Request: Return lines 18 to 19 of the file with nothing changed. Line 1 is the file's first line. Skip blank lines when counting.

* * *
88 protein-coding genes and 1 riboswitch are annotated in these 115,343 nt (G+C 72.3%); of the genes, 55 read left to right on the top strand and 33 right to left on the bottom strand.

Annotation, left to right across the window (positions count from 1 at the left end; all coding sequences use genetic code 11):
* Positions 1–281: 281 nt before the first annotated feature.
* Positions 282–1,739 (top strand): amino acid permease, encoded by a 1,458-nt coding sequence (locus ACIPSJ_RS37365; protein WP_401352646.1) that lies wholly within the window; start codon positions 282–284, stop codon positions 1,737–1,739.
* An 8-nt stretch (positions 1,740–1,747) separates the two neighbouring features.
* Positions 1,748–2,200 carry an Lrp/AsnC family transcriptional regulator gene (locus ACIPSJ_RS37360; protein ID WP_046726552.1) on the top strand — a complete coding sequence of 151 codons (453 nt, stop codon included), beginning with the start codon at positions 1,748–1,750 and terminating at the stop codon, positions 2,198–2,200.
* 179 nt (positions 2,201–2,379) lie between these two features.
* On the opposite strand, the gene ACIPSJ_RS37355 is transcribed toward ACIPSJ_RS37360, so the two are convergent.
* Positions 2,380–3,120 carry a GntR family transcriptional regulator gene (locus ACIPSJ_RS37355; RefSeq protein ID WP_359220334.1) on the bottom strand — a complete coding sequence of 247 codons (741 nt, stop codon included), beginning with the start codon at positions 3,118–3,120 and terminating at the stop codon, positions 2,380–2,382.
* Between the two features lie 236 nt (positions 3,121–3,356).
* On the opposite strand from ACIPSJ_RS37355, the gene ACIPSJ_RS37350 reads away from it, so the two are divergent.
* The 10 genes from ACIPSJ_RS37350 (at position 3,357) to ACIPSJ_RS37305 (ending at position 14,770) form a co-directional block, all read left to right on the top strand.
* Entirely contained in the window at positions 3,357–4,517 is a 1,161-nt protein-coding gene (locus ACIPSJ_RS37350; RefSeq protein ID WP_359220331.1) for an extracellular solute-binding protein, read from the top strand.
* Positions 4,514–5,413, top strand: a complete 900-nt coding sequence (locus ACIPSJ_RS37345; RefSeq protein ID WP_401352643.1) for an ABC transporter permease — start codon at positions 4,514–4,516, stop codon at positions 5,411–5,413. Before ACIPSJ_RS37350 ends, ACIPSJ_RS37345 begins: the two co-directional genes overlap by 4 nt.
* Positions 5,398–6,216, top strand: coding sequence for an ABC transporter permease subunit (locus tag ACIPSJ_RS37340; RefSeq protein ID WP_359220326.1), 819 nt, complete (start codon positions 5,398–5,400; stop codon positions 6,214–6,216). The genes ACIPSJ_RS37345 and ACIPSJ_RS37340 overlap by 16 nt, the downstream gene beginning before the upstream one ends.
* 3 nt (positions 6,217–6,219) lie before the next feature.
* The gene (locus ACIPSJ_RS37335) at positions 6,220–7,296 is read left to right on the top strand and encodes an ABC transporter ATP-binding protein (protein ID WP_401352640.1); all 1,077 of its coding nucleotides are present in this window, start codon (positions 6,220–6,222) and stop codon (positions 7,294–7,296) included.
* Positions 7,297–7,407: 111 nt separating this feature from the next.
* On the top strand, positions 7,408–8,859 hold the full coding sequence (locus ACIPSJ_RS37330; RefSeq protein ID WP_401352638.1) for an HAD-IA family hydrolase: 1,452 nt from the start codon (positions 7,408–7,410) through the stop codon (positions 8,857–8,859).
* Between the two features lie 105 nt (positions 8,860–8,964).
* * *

* Positions 7,297–7,407: 111 nt separating this feature from the next.
* On the top strand, positions 7,408–8,859 hold the full coding sequence (locus ACIPSJ_RS37330; RefSeq protein ID WP_401352638.1) for an HAD-IA family hydrolase: 1,452 nt from the start codon (positions 7,408–7,410) through the stop codon (positions 8,857–8,859).